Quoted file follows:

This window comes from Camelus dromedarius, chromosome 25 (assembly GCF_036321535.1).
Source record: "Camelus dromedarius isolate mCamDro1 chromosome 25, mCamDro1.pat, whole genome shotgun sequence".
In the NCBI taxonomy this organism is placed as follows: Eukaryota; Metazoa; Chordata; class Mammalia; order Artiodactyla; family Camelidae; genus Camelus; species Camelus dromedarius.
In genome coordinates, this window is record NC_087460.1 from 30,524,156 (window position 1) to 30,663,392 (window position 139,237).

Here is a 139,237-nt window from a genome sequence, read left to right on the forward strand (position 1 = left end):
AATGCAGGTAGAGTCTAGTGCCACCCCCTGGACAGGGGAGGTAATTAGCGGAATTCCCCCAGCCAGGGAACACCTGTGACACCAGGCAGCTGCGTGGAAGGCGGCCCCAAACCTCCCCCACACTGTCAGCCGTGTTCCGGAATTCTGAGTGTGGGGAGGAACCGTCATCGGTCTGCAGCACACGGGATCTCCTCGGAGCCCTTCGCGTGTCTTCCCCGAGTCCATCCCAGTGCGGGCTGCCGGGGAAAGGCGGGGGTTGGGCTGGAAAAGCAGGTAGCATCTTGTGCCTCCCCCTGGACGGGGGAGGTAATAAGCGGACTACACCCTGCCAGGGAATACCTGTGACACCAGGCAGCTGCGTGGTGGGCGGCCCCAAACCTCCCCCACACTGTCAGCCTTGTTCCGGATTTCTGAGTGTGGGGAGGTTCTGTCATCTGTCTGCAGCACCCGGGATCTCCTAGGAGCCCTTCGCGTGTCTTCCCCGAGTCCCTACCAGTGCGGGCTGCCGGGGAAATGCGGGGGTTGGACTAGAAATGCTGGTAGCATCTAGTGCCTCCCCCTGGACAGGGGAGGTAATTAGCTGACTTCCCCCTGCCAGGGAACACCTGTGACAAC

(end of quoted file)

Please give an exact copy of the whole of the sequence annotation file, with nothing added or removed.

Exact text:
This window comes from Camelus dromedarius, chromosome 25 (assembly GCF_036321535.1).
Source record: "Camelus dromedarius isolate mCamDro1 chromosome 25, mCamDro1.pat, whole genome shotgun sequence".
In the NCBI taxonomy this organism is placed as follows: Eukaryota; Metazoa; Chordata; class Mammalia; order Artiodactyla; family Camelidae; genus Camelus; species Camelus dromedarius.
In genome coordinates, this window is record NC_087460.1 from 30,524,156 (window position 1) to 30,663,392 (window position 139,237).

Here is a 139,237-nt window from a genome sequence, read left to right on the forward strand (position 1 = left end):
AATGCAGGTAGAGTCTAGTGCCACCCCCTGGACAGGGGAGGTAATTAGCGGAATTCCCCCAGCCAGGGAACACCTGTGACACCAGGCAGCTGCGTGGAAGGCGGCCCCAAACCTCCCCCACACTGTCAGCCGTGTTCCGGAATTCTGAGTGTGGGGAGGAACCGTCATCGGTCTGCAGCACACGGGATCTCCTCGGAGCCCTTCGCGTGTCTTCCCCGAGTCCATCCCAGTGCGGGCTGCCGGGGAAAGGCGGGGGTTGGGCTGGAAAAGCAGGTAGCATCTTGTGCCTCCCCCTGGACGGGGGAGGTAATAAGCGGACTACACCCTGCCAGGGAATACCTGTGACACCAGGCAGCTGCGTGGTGGGCGGCCCCAAACCTCCCCCACACTGTCAGCCTTGTTCCGGATTTCTGAGTGTGGGGAGGTTCTGTCATCTGTCTGCAGCACCCGGGATCTCCTAGGAGCCCTTCGCGTGTCTTCCCCGAGTCCCTACCAGTGCGGGCTGCCGGGGAAATGCGGGGGTTGGACTAGAAATGCTGGTAGCATCTAGTGCCTCCCCCTGGACAGGGGAGGTAATTAGCTGACTTCCCCCTGCCAGGGAACACCTGTGACAAC